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Binge Drinking and Unintended Pregnancies

May 26, 2003

ATLANTA (Ivanhoe Newswire) -- Nearly half of all pregnancies in the United States are unintended. A new study shows binge drinking is associated with the risk of a woman getting pregnant when it's not desired. The study also shows binge drinkers are more likely to put their baby at risk by drinking during pregnancy.

Binge drinking is defined as consuming five or more alcoholic beverages on one occasion. Researchers from the Centers for Disease Control and Prevention conducted a study to determine the relationship between binge drinking in the three months before pregnancy and to characterize binge drinking women who are of childbearing age.

The study included more than 72,900 women who gave birth from 1996 to 1999. The women were asked if their pregnancy was unintended or intended. An unintended pregnancy is defined as one that was mistimed so it was sooner than desired, or unwanted meaning it was not wanted at all. Researchers also asked the women about their age, race and drinking behavior.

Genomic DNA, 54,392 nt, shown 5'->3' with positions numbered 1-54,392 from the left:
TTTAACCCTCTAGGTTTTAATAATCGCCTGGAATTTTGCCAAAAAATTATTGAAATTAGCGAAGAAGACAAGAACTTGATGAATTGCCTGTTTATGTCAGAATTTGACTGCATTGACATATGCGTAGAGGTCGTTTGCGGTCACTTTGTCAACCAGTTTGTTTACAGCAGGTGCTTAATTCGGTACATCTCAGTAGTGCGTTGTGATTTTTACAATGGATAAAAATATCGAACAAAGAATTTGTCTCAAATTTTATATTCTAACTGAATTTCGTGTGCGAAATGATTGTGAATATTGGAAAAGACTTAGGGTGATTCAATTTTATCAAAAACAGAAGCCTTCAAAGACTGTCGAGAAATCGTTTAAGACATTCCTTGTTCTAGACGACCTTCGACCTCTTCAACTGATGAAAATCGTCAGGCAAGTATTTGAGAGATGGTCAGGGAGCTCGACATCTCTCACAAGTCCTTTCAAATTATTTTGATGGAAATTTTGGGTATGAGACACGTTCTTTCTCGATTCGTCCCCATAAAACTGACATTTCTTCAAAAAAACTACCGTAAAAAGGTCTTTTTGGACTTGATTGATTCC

Researchers say 45 percent of the women reported an unintended pregnancy. Compared with women who had an intended pregnancy, the women with an unintended pregnancy were more likely to be black, young and binge drink during the three months before they conceived. However, after adjusting for other factors, researchers say binge drinking before getting pregnant was associated with an unintended pregnancy in white women, but not black women. The study found women who were binge drinkers before pregnancy were more likely to be white, unmarried, smoke and be exposed to violence. They were also more likely to drink alcohol and smoke during pregnancy.

While researchers say the risk factors for unintended pregnancy are complex, binge drinking may be an area to focus on. They say many of these same maternal risk factors such as binge drinking put children at an increased risk for subsequent physical and emotional harm. Therefore, the authors of the study recommend addressing binge drinking and other risk factors to reduce the rates of unintended pregnancies and help improve the overall health and well-being of mothers and their children.

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SOURCE: Pediatrics, 2003;111:1136-1141